No doubt, the determination of the Lagos State to become a mega city is desirable and is in tandem with modern day trend, it should, however, be pursed with a human face. That is, anything that is designed for the good of the society at the peril of the human component is certainly a failure.

With all sincerity of purpose, what any responsible government should strive for is to bring development to the people; both the rich and the poor, within the available resources by making them feel the impact of governance. In view of the present circumstance, I think we should ask the question; how did the non-natives get to reside in Lagos in the first place?

Apart from those who were born there, a simple answer could be the strive for a better life, especially in a cosmopolitan city – the centre of excellence – where life is believed to be bed of roses. Up till now, several people who reside in Lagos, just like other rural-urban migrants, live a very miserable life that their family members in the village can never imagine.

Whatever anybody may say to justify the action, we must realise that they are still Nigerians and their neglect is nothing but a reflection of the failure of our governments to take care of its citizens, as required by the constitution.

As citizens with special needs, the World Health Organisation had observed in its ‘Report on Mental Health System in Nigeria’ that there is considerable neglect of mental health issues in the country for a number of reasons and noted that there is the growing incidence and influx of beggars in major cities, resulting into human carriage, kidnapping, indecent assault and a host of antisocial behaviour.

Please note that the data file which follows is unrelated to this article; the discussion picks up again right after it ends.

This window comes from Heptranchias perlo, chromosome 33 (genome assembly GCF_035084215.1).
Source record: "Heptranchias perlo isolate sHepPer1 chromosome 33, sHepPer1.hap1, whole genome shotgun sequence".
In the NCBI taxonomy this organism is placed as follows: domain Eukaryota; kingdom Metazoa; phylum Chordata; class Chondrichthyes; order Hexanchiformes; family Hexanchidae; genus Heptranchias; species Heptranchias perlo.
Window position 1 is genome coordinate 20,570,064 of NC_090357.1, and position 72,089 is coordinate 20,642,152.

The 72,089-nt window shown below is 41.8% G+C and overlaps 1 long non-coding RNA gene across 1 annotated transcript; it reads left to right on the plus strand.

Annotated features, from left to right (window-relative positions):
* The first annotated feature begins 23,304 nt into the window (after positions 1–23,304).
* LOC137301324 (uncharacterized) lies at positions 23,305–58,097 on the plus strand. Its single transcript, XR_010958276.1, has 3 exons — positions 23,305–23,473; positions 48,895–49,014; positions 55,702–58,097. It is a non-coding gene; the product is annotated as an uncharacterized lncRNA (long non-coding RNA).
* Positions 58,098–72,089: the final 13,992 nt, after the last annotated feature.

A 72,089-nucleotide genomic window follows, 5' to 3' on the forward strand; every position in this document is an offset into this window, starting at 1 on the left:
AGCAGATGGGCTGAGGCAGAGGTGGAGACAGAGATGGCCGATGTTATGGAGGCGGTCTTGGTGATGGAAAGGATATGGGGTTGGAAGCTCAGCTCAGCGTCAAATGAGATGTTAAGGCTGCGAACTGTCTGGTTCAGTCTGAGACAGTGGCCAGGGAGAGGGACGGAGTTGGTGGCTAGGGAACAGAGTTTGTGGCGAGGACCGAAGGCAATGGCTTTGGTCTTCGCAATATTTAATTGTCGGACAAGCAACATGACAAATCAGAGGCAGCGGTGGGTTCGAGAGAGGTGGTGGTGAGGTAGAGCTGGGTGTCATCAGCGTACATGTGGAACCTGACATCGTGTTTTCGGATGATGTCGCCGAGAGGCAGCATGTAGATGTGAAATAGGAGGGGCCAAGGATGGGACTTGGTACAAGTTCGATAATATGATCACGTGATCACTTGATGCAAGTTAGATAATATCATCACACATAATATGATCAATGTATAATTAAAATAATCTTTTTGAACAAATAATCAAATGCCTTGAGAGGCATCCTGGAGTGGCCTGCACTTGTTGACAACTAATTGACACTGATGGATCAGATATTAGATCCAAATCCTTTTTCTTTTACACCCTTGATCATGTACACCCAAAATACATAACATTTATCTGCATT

Irrespective of anyone’s challenge or social condition, Article 25 of the Universal Declaration of Human Rights provides that “everyone has the right to a standard of living adequate for the health and well-being of himself and of his  family, including food, clothing, housing and medical care and necessary social services, and the right to security in the event of unemployment, sickness, disability, widowhood, old age or other lack of livelihood in circumstances beyond his control”.

Similarly, Section 41(1) of the Nigerian 1999 Constitution provides that “Every citizen of Nigeria is entitled to move freely throughout Nigeria and to reside in any part thereof, and no citizen of Nigeria shall be expelled from Nigeria or refused entry thereby or exit therefrom”.

It would have been proper for the Lagos State Government to rehabilitate these hapless fellows in line with social welfare resposibilty, which is a hallmark of most democracies instead of subjecting them to the illegal and inhuman treatment. So, the issue isn’t about tribalism per se but social discrimination and bad governance.

As a buoyant state in the country, what stops the Lagos State government from providing succour for the victims, who are in need in its Rehabilitation Centre in Majidun, where they were said to have initially been kept before being flushed out?

Hence, to have arrested, detained and deported the destitute in the mode and manner that the Lagos State Government allegedly did is a purely flagrant breach of their constitutional right to freedom of movement as citizens of Nigeria.